Alice: I would encourage them to read poetry every day. Whatever religious practice that they practice, whatever religion that they come from, that religion has a book. Most of all of those religious books are written in a poetic language that is alive and living. It touches us in a very organic way. I would advise, read poetry every day. If you practice a religion, read your religious text because that poetry is organic and alive. What happens is you gain this facility or this ability with the words, but you also begin to hear. You begin to hear with your own ear. You just begin to develop your own voice. I also would recommend reading Gwendolyn Brooks, reading Langston Hughes, reading Paul Laurence Dunbar, reading Eloise Greenfield, reading Mary Oliver. I’m naming you some of my favorite; Mary Oliver, James Whitcomb Riley. James Whitcomb Riley, honey child, honey child, I love him. Paul Laurence Dunbar and James Whitcomb Riley, in fact — of course, I love Gwendolyn Brooks because I have a book about Gwendolyn Brooks. James Whitcomb Riley and Paul Laurence Dunbar I like because they use the vernacular of the house, of the home.

That’s what I also would tell writers. It’s okay to use your mother’s language. Your mother’s language, the queen’s language, it’s okay because that’s organic for you. That is authentic to you. The things that you’re going to talk about are going to be universal because you are having a human experience. I don’t care what culture you’re coming from. You’re having a human experience. Your language is good. It’s very, very good. What you write from the heart will reach the heart. I’m saying that because my mother was a schoolteacher, and I used to — because Paul Laurence Dunbar was somebody I read when I was young, my mother would wake me in the morning saying, “Lias, Lias, bless the Lord. Don’t you know the day is broad? If you don’t get up, you scamp, there’ll be trouble in this camp.” My mama was getting me up every morning with that. I’m an only child. When she would find my little poems around the house, I was writing in an African American vernacular. It’s what I heard often in the home when we were being casual with each other. It’s the poetry that I was reading, but to my mother’s chagrin. “Alice Faye, can we say that differently?” I grew up and I said, “No, we cannot.”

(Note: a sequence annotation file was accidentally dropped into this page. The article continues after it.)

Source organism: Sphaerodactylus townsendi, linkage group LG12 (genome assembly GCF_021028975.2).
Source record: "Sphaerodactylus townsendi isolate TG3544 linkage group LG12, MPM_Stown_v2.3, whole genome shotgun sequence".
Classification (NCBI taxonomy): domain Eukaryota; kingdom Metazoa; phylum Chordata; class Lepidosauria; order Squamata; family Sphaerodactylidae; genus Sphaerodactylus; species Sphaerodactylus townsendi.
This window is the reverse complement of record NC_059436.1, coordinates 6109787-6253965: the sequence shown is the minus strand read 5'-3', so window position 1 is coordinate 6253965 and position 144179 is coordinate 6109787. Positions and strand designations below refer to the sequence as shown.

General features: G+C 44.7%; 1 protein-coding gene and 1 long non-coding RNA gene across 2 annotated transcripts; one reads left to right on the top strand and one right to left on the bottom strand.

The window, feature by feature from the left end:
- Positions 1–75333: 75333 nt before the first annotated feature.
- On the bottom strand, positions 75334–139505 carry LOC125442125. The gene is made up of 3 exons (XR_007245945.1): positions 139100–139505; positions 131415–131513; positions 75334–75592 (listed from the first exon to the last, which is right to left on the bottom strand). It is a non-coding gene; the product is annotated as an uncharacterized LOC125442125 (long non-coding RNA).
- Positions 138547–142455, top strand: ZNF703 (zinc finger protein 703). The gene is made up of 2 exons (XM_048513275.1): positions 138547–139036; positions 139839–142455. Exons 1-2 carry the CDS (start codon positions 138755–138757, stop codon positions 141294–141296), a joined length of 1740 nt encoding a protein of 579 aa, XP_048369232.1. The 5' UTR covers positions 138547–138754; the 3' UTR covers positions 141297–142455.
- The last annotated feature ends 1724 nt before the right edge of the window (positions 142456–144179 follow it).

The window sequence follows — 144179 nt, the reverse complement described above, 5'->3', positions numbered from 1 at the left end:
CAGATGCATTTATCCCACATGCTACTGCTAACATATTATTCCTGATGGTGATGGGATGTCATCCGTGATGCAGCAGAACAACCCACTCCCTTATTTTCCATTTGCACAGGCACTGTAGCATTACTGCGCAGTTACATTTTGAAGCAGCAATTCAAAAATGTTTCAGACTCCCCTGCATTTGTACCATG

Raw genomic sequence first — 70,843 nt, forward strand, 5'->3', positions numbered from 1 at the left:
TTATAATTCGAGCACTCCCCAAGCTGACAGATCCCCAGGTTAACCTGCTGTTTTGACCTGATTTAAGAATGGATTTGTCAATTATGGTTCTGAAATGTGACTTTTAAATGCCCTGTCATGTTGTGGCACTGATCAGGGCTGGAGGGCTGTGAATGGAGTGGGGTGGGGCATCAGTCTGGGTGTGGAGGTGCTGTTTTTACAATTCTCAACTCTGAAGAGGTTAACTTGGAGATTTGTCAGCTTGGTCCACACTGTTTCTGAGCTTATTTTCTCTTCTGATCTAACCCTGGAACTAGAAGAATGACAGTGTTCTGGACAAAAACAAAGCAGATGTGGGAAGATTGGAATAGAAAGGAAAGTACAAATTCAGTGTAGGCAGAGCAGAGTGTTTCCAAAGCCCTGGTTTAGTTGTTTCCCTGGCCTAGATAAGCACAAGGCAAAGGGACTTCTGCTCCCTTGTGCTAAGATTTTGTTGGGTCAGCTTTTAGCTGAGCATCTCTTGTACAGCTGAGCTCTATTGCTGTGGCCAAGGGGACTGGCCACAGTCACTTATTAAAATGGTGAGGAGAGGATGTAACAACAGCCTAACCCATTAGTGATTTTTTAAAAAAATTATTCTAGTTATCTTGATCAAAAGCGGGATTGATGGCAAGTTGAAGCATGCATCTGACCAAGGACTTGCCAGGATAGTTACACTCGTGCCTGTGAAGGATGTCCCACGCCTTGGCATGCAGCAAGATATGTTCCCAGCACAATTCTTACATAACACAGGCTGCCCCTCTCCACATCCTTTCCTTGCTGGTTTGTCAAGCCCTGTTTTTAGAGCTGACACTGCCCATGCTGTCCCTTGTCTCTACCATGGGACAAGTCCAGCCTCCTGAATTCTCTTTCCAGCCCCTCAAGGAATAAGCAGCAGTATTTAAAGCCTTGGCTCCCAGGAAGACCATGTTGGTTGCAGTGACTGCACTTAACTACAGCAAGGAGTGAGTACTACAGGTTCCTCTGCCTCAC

Zibby: You’re amazing. I feel like you need to do more — you should do YouTube videos. You should get out in the world.

Alice: I’ve been busy working.

Zibby: Next year.

Alice: Maybe next year. Hopefully, you will promise you’ll invite me back for September where maybe we can read from Yellow Dog Blues.

Zibby: Maybe we should do a live event or something, like Instagram, and you read to people.

Alice: Let’s do it. Here is the thing. Opal Lee said if she did not speak about Juneteenth, perhaps no one else would, so she took it as her one-woman campaign across the nation. We now have Juneteenth as a holiday. I have that same approach about blues music because I live in Memphis. Memphis is considered the front door of the Mississippi Delta. I believe that if I don’t share blues music with young children, they won’t have an appreciation for this music, which is original American music. I don’t want them to wait to go to college and have to learn to listen to college radio to gain an appreciation for what is very American, very old, and very therapeutic for the human soul. I was like, how can I introduce kids to the blues? Okay, I’ll write a story about a dog.

Zibby: Amazing. Alice or Alice Faye, it was so lovely to get to know you today. Thank you so much. This will be running on Juneteenth. You will help with education, awareness, making a difference, all that good stuff.

Alice: Thank you so very much. Have a super day.

Zibby: Thank you. You too.

Alice: Bye-bye.

Zibby: Buh-bye.